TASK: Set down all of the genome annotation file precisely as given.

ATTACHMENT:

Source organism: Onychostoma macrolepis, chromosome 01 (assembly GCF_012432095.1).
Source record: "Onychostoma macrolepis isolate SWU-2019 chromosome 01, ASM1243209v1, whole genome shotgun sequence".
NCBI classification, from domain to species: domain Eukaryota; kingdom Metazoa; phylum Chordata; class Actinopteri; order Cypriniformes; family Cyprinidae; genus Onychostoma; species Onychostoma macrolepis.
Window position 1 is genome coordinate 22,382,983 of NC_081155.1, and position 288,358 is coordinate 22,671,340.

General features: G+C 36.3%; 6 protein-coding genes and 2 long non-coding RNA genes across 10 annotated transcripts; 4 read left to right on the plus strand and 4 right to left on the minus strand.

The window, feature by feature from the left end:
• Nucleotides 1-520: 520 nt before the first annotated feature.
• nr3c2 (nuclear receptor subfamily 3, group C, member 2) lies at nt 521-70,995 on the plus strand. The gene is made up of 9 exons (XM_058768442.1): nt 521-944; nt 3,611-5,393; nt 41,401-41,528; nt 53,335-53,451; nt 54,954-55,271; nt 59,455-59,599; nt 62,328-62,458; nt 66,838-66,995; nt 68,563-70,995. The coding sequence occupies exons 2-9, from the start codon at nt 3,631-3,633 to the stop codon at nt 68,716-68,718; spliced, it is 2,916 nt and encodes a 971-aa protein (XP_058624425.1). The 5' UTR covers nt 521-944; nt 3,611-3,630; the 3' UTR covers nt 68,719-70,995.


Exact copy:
Source organism: Onychostoma macrolepis, chromosome 01 (assembly GCF_012432095.1).
Source record: "Onychostoma macrolepis isolate SWU-2019 chromosome 01, ASM1243209v1, whole genome shotgun sequence".
NCBI classification, from domain to species: domain Eukaryota; kingdom Metazoa; phylum Chordata; class Actinopteri; order Cypriniformes; family Cyprinidae; genus Onychostoma; species Onychostoma macrolepis.
Window position 1 is genome coordinate 22,382,983 of NC_081155.1, and position 288,358 is coordinate 22,671,340.

General features: G+C 36.3%; 6 protein-coding genes and 2 long non-coding RNA genes across 10 annotated transcripts; 4 read left to right on the plus strand and 4 right to left on the minus strand.

The window, feature by feature from the left end:
• Nucleotides 1-520: 520 nt before the first annotated feature.
• nr3c2 (nuclear receptor subfamily 3, group C, member 2) lies at nt 521-70,995 on the plus strand. The gene is made up of 9 exons (XM_058768442.1): nt 521-944; nt 3,611-5,393; nt 41,401-41,528; nt 53,335-53,451; nt 54,954-55,271; nt 59,455-59,599; nt 62,328-62,458; nt 66,838-66,995; nt 68,563-70,995. The coding sequence occupies exons 2-9, from the start codon at nt 3,631-3,633 to the stop codon at nt 68,716-68,718; spliced, it is 2,916 nt and encodes a 971-aa protein (XP_058624425.1). The 5' UTR covers nt 521-944; nt 3,611-3,630; the 3' UTR covers nt 68,719-70,995.